Instead of:
model.start.load_state_dict(pmodel[0].state_dict()) for i in range(5): model.dn[i].load_state_dict(pmodel[i+1].state_dict()) for o in model.dn.parameters(): o.requires_grad_(False)

Which seemed to work


Thanks for another great lesson. I really enjoyed learning more about the UNET architecture in this lesson as well as the super-resolution technique. It was really great seeing the UNET example coded up in pytorch along side the diagram from the paper.


Continuing on from Colourisation on Tinyimagenet, using the TinyUnet model architecture with cross convs from the lesson. I’ve experimented with erasing half of the image and attempting to train the U-Net to reconstruct it. I trained a classification model taking inputs of the half-erased images to use as the starting weights of the encoder part of the U-Net. Then trained for 300 epochs using L1 loss on the pixels and the perceptual loss from the same classification model used for Super Resolution loss function. I had to reduce the factor of the perceptual loss. Although, the predicted image clearly isn’t as good as the target, it was better than I’d expected it to be.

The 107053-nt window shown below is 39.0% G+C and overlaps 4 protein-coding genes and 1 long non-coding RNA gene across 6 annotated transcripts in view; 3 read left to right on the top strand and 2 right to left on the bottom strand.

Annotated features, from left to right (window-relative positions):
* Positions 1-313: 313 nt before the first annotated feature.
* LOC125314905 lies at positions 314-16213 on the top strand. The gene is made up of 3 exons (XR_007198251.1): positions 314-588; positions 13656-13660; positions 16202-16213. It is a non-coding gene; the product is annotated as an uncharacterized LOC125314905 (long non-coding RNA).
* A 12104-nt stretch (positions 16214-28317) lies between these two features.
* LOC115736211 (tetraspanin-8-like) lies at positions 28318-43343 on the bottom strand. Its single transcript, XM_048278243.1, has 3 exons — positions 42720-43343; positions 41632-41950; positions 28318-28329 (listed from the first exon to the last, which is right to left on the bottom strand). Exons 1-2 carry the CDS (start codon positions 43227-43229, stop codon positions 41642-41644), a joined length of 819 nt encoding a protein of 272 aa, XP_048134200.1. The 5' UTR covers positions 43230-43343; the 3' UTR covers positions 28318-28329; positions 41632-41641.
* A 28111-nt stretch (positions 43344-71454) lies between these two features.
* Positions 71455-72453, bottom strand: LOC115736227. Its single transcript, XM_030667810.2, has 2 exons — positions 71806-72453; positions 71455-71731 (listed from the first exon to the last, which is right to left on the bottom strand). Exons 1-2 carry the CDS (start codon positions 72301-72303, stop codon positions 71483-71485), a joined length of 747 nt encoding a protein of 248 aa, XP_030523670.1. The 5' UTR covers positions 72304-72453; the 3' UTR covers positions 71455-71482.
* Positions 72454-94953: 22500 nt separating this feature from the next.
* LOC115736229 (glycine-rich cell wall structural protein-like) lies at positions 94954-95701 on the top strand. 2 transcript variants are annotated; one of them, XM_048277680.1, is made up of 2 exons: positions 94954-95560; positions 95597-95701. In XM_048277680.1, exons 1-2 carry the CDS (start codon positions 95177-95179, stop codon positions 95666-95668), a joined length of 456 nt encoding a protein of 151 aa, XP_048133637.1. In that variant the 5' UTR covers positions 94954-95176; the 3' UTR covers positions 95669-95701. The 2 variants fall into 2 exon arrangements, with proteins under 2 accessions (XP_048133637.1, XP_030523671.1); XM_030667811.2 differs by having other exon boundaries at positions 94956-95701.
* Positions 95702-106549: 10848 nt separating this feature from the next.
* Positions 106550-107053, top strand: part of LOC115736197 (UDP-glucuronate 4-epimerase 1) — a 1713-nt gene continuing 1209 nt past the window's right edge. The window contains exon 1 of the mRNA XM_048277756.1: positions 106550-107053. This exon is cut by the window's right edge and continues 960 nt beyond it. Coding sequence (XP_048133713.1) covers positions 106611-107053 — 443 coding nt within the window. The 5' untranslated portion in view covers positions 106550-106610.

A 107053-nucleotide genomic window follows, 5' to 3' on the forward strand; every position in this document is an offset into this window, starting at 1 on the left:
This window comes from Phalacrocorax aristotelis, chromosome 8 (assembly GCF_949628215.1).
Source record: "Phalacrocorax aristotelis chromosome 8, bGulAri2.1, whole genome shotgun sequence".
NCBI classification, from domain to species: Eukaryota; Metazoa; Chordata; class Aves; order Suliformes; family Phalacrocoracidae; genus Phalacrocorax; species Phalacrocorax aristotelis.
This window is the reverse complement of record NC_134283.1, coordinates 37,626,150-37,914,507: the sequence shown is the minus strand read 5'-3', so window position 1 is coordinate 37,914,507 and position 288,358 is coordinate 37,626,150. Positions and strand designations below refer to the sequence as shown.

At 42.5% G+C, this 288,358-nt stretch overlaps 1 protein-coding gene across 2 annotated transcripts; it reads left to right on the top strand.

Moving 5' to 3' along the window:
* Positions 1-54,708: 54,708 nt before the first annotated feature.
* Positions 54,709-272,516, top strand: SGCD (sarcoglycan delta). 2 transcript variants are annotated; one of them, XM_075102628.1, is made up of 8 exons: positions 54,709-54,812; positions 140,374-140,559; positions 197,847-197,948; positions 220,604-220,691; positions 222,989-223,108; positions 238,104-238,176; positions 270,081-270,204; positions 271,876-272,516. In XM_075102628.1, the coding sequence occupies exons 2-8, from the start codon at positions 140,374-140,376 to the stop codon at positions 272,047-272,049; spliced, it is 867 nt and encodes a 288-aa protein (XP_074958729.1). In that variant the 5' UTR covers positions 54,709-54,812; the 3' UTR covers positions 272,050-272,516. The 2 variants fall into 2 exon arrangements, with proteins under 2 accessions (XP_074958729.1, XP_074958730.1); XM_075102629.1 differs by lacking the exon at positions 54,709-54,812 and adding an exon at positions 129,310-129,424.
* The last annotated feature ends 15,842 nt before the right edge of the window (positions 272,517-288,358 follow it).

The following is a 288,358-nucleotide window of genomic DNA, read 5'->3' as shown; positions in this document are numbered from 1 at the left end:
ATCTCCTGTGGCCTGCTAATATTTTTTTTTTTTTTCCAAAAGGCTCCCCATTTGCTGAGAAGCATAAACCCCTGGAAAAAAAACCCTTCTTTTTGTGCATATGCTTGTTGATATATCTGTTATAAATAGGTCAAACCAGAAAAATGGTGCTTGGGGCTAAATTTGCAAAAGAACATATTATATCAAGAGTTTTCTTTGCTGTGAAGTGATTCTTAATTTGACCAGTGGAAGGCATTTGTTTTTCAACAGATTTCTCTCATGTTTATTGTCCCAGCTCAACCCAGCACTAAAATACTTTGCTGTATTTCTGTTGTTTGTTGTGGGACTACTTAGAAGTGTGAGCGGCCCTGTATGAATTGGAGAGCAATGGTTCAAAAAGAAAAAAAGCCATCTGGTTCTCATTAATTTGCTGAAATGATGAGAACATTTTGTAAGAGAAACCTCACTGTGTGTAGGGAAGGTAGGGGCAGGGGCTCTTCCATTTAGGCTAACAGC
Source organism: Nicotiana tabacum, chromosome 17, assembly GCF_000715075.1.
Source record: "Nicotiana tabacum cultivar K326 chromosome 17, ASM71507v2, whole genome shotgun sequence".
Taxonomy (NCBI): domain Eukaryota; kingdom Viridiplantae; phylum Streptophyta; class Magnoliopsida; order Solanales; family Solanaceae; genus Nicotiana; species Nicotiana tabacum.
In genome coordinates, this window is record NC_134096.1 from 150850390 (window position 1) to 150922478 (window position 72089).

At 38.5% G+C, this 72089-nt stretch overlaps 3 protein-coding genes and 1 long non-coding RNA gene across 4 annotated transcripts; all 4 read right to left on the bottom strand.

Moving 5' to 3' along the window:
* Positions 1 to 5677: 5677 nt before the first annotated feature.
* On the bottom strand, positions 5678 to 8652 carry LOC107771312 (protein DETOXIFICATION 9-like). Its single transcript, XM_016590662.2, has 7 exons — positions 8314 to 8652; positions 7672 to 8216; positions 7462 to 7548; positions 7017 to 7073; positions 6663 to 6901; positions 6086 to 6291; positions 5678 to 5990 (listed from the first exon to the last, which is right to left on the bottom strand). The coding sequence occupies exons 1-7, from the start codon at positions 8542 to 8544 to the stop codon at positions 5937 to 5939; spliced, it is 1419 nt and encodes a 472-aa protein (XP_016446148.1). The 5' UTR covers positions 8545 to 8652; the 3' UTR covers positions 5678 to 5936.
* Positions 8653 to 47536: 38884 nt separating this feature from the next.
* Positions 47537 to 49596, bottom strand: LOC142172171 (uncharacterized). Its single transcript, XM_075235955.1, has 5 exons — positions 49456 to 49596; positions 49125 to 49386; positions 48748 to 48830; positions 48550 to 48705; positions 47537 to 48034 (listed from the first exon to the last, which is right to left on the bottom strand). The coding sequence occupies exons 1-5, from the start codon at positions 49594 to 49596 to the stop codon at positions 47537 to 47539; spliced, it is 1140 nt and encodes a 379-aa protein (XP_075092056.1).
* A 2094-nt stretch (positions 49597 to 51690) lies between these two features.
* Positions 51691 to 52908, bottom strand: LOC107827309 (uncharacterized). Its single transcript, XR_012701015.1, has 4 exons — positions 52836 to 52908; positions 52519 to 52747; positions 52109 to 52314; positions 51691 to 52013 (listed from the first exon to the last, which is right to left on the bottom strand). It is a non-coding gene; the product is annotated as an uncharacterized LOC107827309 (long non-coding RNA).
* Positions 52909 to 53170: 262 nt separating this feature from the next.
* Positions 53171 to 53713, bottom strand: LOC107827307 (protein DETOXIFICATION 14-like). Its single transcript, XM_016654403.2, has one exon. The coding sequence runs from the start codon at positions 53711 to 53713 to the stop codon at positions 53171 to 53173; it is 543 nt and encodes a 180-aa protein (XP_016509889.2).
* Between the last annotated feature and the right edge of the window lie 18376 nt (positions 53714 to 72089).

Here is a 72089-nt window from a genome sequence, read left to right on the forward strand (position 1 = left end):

To experiment further and with larger images and to do that relatively quickly, I decided to try out Jeremy’s Imagenette dataset. I trained a classifier model on 64x64 pixel images, then another classification model that took the half-erased images as inputs. Then I trained a U-Net model to reconstruct the images. I then used the U-Net model trained with 64x64 pixel inputs as the starting weights for the 128x128 pixel model and trained that.

Predicted images:

I tried colourisation on the imagenette dataset as well. Training a classifier model on 64x64 pixel images, then another classification model that took the greyscale images as inputs for the perceptual loss. Then I trained a U-Net model to colourise the images. As before, I then used the U-Net model trained with 64x64 pixel inputs as the starting weights for the 128x128 pixel model, then the U-Net model trained with 128x128 pixel inputs as the starting weights for the 256x256 pixel model.

Predicted colourised images:

I also tried (x2) Super Resolution on the imagenette dataset. Training initially on 64x64 pixel images as in the lesson’s notebook to enhance the images. Once again, I used the U-Net trained with 64x64 pixel inputs as the starting weights for the 128x128 pixel model, then the U-Net trained with 128x128 pixel inputs as the starting weights for the 256x256 pixel model.

Input left, predicted centre, target right:

Then I made it more challenging repeating the same with x4 super resolution from 64x64 inputs to 256x256 outputs. Again, input left, predicted centre, target right:

I find it really interesting what can be achieved with the TinyUnet models and a classifier model based perceptual loss pre-trained only on the same dataset.